In October 1987 a County road crew began blading a roadway across the Theis Ranch, starting at a point where its southerly boundary intersects State Road 95 and proceeding in a northerly direction toward the town of Monero, approximately eighteen miles to the northwest. Simultaneously, County employees began blading from the north across a 4,732-acre ranch owned by a neighbor, Natividad Chavez, lying to the north of the Theis Ranch.
Another ranch, the Willow Creek Ranch, lay between the Theis Ranch and the Chavez Ranch. The owner or owners of the Willow Creek Ranch were not parties to the action below.
The Tribe and Chavez independently filed suit in the district court to enjoin the County from continuing to blade the roadway across their respective ranches. The suits were eventually consolidated. The County asserted that the area it wanted to blade was a preexisting road that had been used by the public since early in the nineteenth century and that it held a prescriptive easement over the road. The Tribe and Chavez challenged the extent of any such use and denied that any easement existed. The court received voluminous evidence describing the condition of the road, and demonstrating its prescriptive use, since at least the early part of this century. As the Court of Appeals said in its opinion below with reference to the portion of the road crossing the Chavez Ranch (but, according to the trial court's findings, with equal application to the portion crossing the Theis Ranch), "[the trial] testimony indicated that the road was used primarily for moving cattle and sheep, but that it also was used for hunting, wood gathering, driving horse-drawn wagons, horseback riding, and driving motor vehicles. It also indicated that the public used the road whenever necessary or convenient." 116 N.M. at 330, 862 P.2d at 438.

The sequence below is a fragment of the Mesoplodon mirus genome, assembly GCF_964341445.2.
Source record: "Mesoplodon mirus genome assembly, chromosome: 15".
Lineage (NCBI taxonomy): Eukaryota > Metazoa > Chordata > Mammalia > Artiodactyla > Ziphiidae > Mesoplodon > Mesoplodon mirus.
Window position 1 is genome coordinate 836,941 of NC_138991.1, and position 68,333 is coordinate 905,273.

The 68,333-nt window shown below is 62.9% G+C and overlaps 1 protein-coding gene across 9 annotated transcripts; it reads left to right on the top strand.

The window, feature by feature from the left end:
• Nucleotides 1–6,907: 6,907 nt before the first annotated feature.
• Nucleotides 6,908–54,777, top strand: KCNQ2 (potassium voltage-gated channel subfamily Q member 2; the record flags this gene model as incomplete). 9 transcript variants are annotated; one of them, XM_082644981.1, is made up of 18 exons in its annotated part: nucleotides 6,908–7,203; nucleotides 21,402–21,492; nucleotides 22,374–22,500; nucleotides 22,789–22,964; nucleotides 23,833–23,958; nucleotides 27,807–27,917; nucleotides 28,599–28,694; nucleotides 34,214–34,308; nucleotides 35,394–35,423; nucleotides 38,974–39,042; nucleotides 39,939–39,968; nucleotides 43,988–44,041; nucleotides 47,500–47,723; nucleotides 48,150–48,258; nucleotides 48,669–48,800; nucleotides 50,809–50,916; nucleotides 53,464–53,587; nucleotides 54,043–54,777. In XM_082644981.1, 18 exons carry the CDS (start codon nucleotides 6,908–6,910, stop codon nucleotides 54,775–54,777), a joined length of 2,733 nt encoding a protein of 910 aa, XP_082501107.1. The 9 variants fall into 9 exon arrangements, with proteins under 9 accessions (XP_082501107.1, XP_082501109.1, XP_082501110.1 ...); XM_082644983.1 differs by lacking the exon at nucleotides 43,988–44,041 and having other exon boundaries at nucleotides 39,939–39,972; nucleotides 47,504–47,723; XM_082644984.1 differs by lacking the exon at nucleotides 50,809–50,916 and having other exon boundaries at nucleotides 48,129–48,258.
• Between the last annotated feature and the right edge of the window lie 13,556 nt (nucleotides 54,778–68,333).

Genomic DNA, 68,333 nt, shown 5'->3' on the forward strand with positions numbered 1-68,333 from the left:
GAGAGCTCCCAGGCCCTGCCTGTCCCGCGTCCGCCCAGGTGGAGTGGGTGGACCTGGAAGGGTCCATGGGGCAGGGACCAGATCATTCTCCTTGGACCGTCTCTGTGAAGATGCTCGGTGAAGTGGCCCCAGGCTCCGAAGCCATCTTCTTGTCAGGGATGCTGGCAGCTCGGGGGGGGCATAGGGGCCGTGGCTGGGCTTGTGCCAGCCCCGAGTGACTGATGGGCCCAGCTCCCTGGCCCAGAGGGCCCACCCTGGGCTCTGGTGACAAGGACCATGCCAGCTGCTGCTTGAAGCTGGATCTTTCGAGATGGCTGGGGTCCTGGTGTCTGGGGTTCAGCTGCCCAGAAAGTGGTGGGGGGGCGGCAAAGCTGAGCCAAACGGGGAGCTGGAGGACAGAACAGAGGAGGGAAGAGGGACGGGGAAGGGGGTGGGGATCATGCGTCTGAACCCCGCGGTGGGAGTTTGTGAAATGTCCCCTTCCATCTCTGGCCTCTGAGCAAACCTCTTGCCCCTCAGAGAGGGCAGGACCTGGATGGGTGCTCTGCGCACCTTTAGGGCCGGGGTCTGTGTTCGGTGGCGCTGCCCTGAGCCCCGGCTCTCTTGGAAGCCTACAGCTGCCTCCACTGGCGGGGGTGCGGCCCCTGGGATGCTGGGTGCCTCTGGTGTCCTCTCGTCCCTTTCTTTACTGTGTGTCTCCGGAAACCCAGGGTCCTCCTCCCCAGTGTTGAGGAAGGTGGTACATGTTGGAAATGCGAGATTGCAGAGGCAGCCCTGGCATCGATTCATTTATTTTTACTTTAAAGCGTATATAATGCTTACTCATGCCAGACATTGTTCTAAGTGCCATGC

In addition, there was evidence of active County involvement in maintaining the road: County employees testified that they remembered working on the road as early as 1960 and as recently as 1985; a road maintenance schedule listed the road as "County Road 335"; and the County Commissioners discussed repairs to the road at meetings as far back as 1931. Other evidence included United States Geological Survey aerial photographs and National Forest maps showing the roadway — some describing it as a "good motor road" — and numerous other maps and deeds referring to the road throughout the present and the latter part of the last century. Currently, the segment of the road that traverses the Theis Ranch is bounded on both sides by fences that are 300 feet apart along some portions of the road.